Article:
Firstly, to give you an idea of the plot, we have a young woman named Elizabeth Benton (Melanie Papalia). Elizabeth has applied for a grant in order to financially invest into her creation, which is a cam-2-cam experience that randomly links you with people all over the world that are logged into this service. You can private chat, and if you are found facing someone you don’t care to talk to, you can skip. So, near the start of the film we find out that she is in fact successful and receives a nice wad of cash to research and develop this further. All the while trying to make time for her family and friends.
But shortly after she gets the green light, stuff goes downhill pretty fast, quite literally. The pace strolls along at first, but after the first webcam homicide the pace soars. Giving you just enough time to keep up and understand what is happening.
Suspense and mystery escalate brilliantly. At first giving the impression the camera or software is faulty. But when Elizabeth witnesses a girl get murdered live from the comfort of her own apartment, she has no choice but to go to the authorities. But as is often the case in horrors, the police cannot do anything until unearthing proof of a crime. Typical. Which leaves her facing this demented individual on her own. But she has no idea this psychopath has complete access to her digital world and can practically destroy her life. This also means the people close to Elizabeth that have had contact with her could very well be in danger.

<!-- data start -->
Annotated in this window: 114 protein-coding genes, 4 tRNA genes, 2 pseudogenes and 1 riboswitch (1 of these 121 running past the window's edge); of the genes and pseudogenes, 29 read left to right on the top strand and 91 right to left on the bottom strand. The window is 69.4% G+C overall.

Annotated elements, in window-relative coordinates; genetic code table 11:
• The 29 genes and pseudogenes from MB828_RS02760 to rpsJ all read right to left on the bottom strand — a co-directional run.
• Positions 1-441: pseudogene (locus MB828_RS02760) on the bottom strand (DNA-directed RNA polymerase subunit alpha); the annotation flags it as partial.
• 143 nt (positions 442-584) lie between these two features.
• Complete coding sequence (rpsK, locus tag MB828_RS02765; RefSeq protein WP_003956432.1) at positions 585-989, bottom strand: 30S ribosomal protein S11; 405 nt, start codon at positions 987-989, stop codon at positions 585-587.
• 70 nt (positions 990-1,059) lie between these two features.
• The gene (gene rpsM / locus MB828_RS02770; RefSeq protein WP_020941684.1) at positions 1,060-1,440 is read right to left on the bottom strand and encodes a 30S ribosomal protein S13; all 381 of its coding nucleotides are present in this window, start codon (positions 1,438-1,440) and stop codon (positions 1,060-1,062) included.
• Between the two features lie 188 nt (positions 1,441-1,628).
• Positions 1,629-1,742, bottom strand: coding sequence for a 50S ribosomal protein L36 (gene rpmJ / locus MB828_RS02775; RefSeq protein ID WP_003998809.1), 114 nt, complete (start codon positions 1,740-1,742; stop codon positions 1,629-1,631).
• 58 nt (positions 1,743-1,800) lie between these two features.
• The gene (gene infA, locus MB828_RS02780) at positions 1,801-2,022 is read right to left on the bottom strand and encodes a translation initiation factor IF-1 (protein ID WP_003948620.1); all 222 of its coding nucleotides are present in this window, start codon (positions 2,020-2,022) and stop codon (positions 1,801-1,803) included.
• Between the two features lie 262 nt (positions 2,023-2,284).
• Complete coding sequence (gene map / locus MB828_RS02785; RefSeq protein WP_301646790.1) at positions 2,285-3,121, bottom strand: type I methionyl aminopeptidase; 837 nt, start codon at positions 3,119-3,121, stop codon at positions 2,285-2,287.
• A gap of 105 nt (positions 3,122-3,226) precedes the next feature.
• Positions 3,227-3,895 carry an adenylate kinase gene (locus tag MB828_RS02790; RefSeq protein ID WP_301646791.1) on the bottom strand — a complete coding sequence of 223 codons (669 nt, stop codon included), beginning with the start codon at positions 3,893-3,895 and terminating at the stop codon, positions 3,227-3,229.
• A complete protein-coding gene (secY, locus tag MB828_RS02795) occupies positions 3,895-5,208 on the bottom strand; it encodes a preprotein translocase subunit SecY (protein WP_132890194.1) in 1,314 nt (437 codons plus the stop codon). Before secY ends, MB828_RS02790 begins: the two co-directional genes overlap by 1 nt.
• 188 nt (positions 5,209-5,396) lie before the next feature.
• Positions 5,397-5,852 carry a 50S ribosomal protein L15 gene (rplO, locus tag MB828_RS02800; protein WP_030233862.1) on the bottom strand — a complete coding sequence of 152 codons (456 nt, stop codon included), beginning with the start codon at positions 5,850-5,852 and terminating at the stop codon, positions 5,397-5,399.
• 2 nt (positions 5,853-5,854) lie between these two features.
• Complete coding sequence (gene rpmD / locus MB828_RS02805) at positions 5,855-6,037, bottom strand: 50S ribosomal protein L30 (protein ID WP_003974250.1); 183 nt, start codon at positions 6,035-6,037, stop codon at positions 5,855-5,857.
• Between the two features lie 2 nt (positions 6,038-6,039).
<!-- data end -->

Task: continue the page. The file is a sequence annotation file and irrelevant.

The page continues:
This movie is inventive in the filming aspect, the viewpoint of webcams making up the majority of the flick. But this is not only exploiting our contemporary cultural habits and technology, it adds to the scares! I myself Skype very often, so for me as a viewer, I found this one quite unnerving. The filming is incredibly realistic, and it forces you to imagine witnessing chaos on the other end of a webcam and being powerless to stop it.
But if it weren’t for the realistic acting from all the cast this would not be achievable, but luckily they are very subtle in actions and reactions. Or how you would imagine you’d react after witnessing the death of someone, with the killer having seen your face, thus exposing you to further virtual stalking and harassment.
On a scare-o-meter this has to be up there in the 7-8 mark. I was pleasantly surprised at how discomforting it actually was. There are a reasonable number of moments where you are completely unaware what is going to happen next, and some frights that completely catch you off-guard and shock the hell out of you. It takes the ‘he’s behind you’ horror code to a next generation of fear.
Much deeper than the dread aspect we are obliged to accept the possibility that even though this is a film made up of actors and a camera crew, that this could happen. It exposes the real dangers that hackers can impose on our lives, and the threats and risks that come with having the most up-to-date technology. Hazards that an everyday person would not even consider. So although this was an excellent watch, it does make the audience (whether subconsciously or consciously) face the truth.
Alas, we do have some comical moments to break up the terrorizing scenes. That in itself is interesting. There is a reason Youtube is a global phenomenon, because we enjoy disturbing and hilarious videos of people doing crazy and embarrassing stuff.
So the film has been a success, but how do you end this innovative tale of technological terror? You end it with a palpable mystery that forces the viewer to think, of course. Which is my favourite form of ending!
As a horror movie addict, I recommend this to fellow addicts out there, this one is a winner.